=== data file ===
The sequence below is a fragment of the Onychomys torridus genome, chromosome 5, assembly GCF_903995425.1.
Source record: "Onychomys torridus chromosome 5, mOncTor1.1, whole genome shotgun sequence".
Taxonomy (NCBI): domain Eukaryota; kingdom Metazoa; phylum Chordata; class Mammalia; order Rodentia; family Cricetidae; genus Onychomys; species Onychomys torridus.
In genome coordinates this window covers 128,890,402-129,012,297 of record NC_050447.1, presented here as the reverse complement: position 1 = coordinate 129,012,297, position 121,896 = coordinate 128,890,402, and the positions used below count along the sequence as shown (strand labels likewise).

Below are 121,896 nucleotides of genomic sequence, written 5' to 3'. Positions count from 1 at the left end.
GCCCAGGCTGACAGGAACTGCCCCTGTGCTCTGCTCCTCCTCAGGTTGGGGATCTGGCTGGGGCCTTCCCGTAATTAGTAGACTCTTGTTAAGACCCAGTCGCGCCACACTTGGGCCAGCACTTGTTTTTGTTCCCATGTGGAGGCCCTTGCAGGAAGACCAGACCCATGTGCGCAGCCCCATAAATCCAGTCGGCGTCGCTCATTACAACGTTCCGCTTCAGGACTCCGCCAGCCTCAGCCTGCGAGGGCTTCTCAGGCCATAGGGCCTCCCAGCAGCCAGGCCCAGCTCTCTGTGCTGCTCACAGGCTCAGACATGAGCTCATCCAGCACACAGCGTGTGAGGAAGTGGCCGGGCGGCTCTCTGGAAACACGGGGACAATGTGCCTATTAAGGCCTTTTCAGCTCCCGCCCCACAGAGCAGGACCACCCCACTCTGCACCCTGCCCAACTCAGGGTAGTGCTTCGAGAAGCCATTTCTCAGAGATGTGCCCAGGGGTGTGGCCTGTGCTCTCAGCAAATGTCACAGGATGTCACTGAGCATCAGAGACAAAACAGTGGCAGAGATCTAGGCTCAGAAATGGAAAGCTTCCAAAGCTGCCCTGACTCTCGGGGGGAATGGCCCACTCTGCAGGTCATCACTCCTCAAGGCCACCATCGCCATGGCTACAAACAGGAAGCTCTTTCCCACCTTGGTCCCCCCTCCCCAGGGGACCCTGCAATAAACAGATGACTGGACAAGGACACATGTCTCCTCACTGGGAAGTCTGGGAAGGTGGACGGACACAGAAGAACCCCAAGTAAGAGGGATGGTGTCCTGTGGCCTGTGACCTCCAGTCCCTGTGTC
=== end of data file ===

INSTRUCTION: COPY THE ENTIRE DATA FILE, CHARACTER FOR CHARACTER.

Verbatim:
The sequence below is a fragment of the Onychomys torridus genome, chromosome 5, assembly GCF_903995425.1.
Source record: "Onychomys torridus chromosome 5, mOncTor1.1, whole genome shotgun sequence".
Taxonomy (NCBI): domain Eukaryota; kingdom Metazoa; phylum Chordata; class Mammalia; order Rodentia; family Cricetidae; genus Onychomys; species Onychomys torridus.
In genome coordinates this window covers 128,890,402-129,012,297 of record NC_050447.1, presented here as the reverse complement: position 1 = coordinate 129,012,297, position 121,896 = coordinate 128,890,402, and the positions used below count along the sequence as shown (strand labels likewise).

Below are 121,896 nucleotides of genomic sequence, written 5' to 3'. Positions count from 1 at the left end.
GCCCAGGCTGACAGGAACTGCCCCTGTGCTCTGCTCCTCCTCAGGTTGGGGATCTGGCTGGGGCCTTCCCGTAATTAGTAGACTCTTGTTAAGACCCAGTCGCGCCACACTTGGGCCAGCACTTGTTTTTGTTCCCATGTGGAGGCCCTTGCAGGAAGACCAGACCCATGTGCGCAGCCCCATAAATCCAGTCGGCGTCGCTCATTACAACGTTCCGCTTCAGGACTCCGCCAGCCTCAGCCTGCGAGGGCTTCTCAGGCCATAGGGCCTCCCAGCAGCCAGGCCCAGCTCTCTGTGCTGCTCACAGGCTCAGACATGAGCTCATCCAGCACACAGCGTGTGAGGAAGTGGCCGGGCGGCTCTCTGGAAACACGGGGACAATGTGCCTATTAAGGCCTTTTCAGCTCCCGCCCCACAGAGCAGGACCACCCCACTCTGCACCCTGCCCAACTCAGGGTAGTGCTTCGAGAAGCCATTTCTCAGAGATGTGCCCAGGGGTGTGGCCTGTGCTCTCAGCAAATGTCACAGGATGTCACTGAGCATCAGAGACAAAACAGTGGCAGAGATCTAGGCTCAGAAATGGAAAGCTTCCAAAGCTGCCCTGACTCTCGGGGGGAATGGCCCACTCTGCAGGTCATCACTCCTCAAGGCCACCATCGCCATGGCTACAAACAGGAAGCTCTTTCCCACCTTGGTCCCCCCTCCCCAGGGGACCCTGCAATAAACAGATGACTGGACAAGGACACATGTCTCCTCACTGGGAAGTCTGGGAAGGTGGACGGACACAGAAGAACCCCAAGTAAGAGGGATGGTGTCCTGTGGCCTGTGACCTCCAGTCCCTGTGTC